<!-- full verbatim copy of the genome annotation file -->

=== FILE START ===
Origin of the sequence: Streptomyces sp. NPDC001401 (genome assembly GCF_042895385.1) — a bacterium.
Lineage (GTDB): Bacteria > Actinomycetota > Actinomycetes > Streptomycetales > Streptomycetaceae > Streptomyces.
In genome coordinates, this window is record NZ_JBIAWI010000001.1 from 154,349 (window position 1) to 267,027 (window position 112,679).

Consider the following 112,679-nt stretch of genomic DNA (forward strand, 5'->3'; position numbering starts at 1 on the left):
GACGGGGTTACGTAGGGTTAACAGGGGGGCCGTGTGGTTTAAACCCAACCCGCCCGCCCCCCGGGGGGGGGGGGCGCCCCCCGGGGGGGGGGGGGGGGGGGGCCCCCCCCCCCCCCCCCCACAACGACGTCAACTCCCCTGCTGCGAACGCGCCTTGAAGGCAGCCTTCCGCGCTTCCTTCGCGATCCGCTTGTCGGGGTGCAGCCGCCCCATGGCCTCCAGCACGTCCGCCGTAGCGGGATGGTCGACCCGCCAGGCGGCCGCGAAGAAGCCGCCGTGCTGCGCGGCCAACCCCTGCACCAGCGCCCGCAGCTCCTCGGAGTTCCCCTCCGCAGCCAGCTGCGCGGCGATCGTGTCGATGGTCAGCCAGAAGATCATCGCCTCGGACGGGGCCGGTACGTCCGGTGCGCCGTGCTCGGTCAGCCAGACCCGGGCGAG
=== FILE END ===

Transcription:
Origin of the sequence: Streptomyces sp. NPDC001401 (genome assembly GCF_042895385.1) — a bacterium.
Lineage (GTDB): Bacteria > Actinomycetota > Actinomycetes > Streptomycetales > Streptomycetaceae > Streptomyces.
In genome coordinates, this window is record NZ_JBIAWI010000001.1 from 154,349 (window position 1) to 267,027 (window position 112,679).

Consider the following 112,679-nt stretch of genomic DNA (forward strand, 5'->3'; position numbering starts at 1 on the left):
GACGGGGTTACGTAGGGTTAACAGGGGGGCCGTGTGGTTTAAACCCAACCCGCCCGCCCCCCGGGGGGGGGGGGCGCCCCCCGGGGGGGGGGGGGGGGGGGGCCCCCCCCCCCCCCCCCCACAACGACGTCAACTCCCCTGCTGCGAACGCGCCTTGAAGGCAGCCTTCCGCGCTTCCTTCGCGATCCGCTTGTCGGGGTGCAGCCGCCCCATGGCCTCCAGCACGTCCGCCGTAGCGGGATGGTCGACCCGCCAGGCGGCCGCGAAGAAGCCGCCGTGCTGCGCGGCCAACCCCTGCACCAGCGCCCGCAGCTCCTCGGAGTTCCCCTCCGCAGCCAGCTGCGCGGCGATCGTGTCGATGGTCAGCCAGAAGATCATCGCCTCGGACGGGGCCGGTACGTCCGGTGCGCCGTGCTCGGTCAGCCAGACCCGGGCGAG